If you or your Self Directed IRA LLC or Solo 401K Plan has a financial interest in or signature authority over a foreign financial account, including a bank account, brokerage account, mutual fund, trust, or other type of foreign financial account, the Bank Secrecy Act may require you to report the account yearly to the Internal Revenue Service by filing Form TD F 90-22.1, Report of Foreign Bank and Financial Accounts (FBAR). The Form must be filed by June 30th.
The FBAR is required because foreign financial institutions may not be subject to the same reporting requirements as domestic financial institutions.
United States persons are required to file an FBAR if:
The United States person had a financial interest in or signature authority over at least one financial account located outside of the United States; and
The aggregate value of all foreign financial accounts exceeded $10,000 at any time during the calendar year to be reported. Exceptions to the FBAR reporting requirements can be found in the FBAR Instructions. There are filing exceptions for the following United States persons or foreign financial accounts:
- Certain foreign financial accounts jointly owned by spouses;
- United States persons included in a consolidated FBAR;
- Correspondent/nostro accounts;
- Foreign financial accounts owned by a governmental entity;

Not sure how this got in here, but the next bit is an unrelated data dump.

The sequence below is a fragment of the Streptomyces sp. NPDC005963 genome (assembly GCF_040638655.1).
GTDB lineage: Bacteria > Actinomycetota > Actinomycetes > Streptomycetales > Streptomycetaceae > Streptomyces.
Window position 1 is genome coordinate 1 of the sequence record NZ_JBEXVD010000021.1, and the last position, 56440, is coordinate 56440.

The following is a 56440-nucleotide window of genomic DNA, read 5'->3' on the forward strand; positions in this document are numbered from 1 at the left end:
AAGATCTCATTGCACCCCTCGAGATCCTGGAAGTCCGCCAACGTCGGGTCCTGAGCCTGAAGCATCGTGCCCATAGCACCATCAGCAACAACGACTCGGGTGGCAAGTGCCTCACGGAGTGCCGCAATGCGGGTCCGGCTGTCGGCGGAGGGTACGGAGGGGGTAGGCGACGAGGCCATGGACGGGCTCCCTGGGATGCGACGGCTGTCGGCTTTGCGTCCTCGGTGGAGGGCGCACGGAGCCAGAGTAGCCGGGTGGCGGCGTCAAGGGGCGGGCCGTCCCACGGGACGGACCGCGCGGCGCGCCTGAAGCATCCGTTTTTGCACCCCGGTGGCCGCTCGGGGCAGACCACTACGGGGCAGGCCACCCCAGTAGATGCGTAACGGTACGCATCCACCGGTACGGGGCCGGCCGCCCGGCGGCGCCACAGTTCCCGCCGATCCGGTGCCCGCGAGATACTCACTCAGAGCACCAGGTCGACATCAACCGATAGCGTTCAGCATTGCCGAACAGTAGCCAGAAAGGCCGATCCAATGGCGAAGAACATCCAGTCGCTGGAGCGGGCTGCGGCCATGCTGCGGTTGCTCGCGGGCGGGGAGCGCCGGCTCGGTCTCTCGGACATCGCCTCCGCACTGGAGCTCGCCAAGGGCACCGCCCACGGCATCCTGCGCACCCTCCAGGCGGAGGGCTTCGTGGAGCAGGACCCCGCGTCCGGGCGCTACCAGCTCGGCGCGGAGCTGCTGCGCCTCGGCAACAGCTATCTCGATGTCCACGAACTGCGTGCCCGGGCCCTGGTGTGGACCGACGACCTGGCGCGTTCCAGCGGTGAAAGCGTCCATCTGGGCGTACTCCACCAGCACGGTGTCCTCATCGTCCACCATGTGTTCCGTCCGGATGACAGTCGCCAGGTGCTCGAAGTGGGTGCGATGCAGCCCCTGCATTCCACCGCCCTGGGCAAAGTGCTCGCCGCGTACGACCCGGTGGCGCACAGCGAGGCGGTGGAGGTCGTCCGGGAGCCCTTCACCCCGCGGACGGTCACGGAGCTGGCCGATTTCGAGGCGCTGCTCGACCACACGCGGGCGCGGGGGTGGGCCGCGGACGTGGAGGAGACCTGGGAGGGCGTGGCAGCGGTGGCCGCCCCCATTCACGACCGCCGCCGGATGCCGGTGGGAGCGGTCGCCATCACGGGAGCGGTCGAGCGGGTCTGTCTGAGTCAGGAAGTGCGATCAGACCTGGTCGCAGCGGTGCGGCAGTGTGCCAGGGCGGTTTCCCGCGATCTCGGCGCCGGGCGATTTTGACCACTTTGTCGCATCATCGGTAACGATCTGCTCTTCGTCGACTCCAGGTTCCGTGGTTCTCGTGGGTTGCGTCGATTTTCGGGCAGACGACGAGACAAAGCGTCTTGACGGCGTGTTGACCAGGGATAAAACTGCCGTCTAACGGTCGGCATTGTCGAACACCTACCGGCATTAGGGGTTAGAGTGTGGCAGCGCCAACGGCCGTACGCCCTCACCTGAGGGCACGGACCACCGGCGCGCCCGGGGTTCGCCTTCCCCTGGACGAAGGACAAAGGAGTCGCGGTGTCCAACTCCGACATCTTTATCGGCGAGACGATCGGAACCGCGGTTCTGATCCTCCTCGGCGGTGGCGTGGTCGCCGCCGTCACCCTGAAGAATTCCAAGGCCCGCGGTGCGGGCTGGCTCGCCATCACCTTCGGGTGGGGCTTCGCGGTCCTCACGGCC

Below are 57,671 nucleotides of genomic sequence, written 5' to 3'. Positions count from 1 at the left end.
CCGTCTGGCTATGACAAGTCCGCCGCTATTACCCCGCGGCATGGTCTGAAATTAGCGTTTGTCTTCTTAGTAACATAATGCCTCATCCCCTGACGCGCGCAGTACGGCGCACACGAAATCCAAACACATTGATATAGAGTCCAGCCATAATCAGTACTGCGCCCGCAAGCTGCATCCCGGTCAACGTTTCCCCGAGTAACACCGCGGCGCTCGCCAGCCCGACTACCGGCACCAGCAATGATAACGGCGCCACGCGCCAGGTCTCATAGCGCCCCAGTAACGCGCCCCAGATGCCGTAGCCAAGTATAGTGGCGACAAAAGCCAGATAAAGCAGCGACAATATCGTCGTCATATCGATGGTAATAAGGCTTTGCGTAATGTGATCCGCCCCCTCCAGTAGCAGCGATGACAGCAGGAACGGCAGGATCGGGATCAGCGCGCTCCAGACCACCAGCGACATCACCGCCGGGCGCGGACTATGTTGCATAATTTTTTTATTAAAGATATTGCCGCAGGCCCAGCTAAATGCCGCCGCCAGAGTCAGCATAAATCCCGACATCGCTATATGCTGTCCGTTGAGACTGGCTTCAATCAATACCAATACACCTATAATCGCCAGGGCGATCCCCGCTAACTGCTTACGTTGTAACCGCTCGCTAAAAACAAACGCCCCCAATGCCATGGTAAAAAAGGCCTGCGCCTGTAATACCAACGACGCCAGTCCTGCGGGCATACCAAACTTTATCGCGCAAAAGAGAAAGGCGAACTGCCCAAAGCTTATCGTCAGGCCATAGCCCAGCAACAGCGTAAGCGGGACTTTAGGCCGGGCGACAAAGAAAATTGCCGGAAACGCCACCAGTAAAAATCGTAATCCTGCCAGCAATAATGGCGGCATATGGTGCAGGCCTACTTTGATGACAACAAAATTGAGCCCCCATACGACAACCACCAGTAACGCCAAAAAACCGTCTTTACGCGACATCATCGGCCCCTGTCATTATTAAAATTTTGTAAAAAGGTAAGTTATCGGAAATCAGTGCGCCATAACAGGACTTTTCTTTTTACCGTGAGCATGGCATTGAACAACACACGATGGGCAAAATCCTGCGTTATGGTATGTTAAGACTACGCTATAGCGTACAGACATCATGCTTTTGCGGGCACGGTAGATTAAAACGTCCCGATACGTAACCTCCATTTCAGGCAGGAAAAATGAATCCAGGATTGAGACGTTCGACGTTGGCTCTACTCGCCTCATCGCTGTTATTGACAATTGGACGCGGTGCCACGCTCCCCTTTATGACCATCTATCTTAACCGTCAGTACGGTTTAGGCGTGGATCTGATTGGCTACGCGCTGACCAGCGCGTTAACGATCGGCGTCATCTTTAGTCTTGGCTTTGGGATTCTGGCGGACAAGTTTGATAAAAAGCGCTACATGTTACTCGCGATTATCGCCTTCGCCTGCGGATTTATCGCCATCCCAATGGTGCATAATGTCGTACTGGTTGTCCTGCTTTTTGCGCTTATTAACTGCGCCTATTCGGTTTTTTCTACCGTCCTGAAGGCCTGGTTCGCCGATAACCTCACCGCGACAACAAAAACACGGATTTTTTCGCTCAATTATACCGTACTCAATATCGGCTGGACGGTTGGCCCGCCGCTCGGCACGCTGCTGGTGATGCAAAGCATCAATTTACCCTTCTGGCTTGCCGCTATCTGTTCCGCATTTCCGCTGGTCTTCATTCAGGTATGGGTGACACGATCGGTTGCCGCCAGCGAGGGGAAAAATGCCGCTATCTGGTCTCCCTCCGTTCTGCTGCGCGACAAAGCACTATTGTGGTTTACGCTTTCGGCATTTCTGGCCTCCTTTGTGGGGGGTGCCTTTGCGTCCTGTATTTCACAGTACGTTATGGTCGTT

- Foreign financial accounts owned by an international financial institution;
- IRA owners and beneficiaries;
- Participants in and beneficiaries of tax-qualified retirement plans;
- Certain individuals with signature authority over, but no financial interest in, a foreign financial account;
- Trust beneficiaries; and
- Foreign financial accounts maintained on a United States military banking facility.
You will notice that there is an exception for IRA owners and beneficiaries as well as participants and beneficiaries of a qualified retirement plan such as a Solo 401K Plan.
In the case of a custodian controlled Self-Directed IRA, it would appear that the IRA holder would not be required to file the form. The same can be said about a Solo 401(k) Plan since the account would held in the name of the IRA or 401(k) Plan.
However, in the case of a Self-Directed IRA LLC, the LLC and not the IRA custodian would be the owner of the foreign bank account. Even though the IRA will be the member of the LLC, a passthrough entity, an argument can be made that the exception to filing the form would not apply since the LLC and not the IRA owns the foreign account. Plus, the LLC manager, which in most cases will be the IRA holder, will have signatory authority over the account. Most practitioners take the position that if the foreign bank account is held in the name of the LLC, even though the member if an IRA, the Form TD F 90-22.1 should be completed.